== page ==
Alternatively, fragments of a nucleotide sequence that are useful as hybridization probes generally do not encode fragment proteins retaining biological activity. Thus, fragments of a nucleotide sequence may range from at least about 20 nucleotides, about 50 nucleotides, about 100 nucleotides, and up to the full-length nucleotide sequence encoding the proteins of the invention.
By “variants” is intended substantially similar sequences. For nucleotide sequences, conservative variants include those sequences that, because of the degeneracy of the genetic code, encode the amino acid sequence of one of the Ultraspiracle or Ecdysone receptor polypeptides of the invention. Naturally occurring allelic variants such as these can be identified with the use of well-known molecular biology techniques, as, for example, with polymerase chain reaction (PCR) and hybridization techniques as outlined below. Variant nucleotide sequences also include synthetically derived nucleotide sequences, such as those generated, for example, by using site-directed mutagenesis but which still encode an Ecdysone or Ultraspirical receptor of the invention. Generally, nucleotide sequence variants of the invention will have at least 40%, 50%, 60%, 70%, generally, 80%, preferably 85%, 90%, up to 95%, 98% sequence identity to its respective native nucleotide sequence.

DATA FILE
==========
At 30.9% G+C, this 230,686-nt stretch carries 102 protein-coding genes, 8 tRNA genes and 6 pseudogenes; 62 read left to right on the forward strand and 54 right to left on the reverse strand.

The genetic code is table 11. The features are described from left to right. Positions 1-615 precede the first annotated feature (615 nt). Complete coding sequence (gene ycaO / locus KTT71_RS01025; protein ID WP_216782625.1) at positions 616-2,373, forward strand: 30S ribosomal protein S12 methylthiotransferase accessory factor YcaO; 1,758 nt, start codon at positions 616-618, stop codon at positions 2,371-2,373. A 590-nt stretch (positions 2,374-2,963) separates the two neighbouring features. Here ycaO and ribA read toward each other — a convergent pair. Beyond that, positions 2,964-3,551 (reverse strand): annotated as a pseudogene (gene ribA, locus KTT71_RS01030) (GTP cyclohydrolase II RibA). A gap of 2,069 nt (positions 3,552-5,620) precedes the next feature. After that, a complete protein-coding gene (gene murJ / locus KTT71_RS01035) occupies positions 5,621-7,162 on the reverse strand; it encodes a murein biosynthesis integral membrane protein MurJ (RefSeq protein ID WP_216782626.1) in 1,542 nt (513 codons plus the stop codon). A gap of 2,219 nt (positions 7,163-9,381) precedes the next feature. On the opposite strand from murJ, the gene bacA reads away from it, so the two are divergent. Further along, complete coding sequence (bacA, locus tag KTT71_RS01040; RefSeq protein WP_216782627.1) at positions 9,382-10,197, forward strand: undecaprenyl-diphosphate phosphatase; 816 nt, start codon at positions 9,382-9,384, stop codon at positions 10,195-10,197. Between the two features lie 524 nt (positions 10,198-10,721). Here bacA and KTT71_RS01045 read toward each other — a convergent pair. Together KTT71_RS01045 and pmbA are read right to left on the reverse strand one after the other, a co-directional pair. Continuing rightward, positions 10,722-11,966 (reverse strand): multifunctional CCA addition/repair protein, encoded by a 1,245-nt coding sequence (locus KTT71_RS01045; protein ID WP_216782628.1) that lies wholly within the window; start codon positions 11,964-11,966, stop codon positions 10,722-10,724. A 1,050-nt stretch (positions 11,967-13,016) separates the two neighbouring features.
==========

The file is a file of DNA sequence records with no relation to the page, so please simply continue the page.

By “variant” protein is intended a protein derived from the native protein by deletion (so-called truncation) or addition of one or more amino acids to the N-terminal and/or C-terminal end of the native protein; deletion or addition of one or more amino acids at one or more sites in the native protein; or substitution of one or more amino acids at one or more sites in the native protein. Such variants may result from, for example, genetic polymorphism or from human manipulation.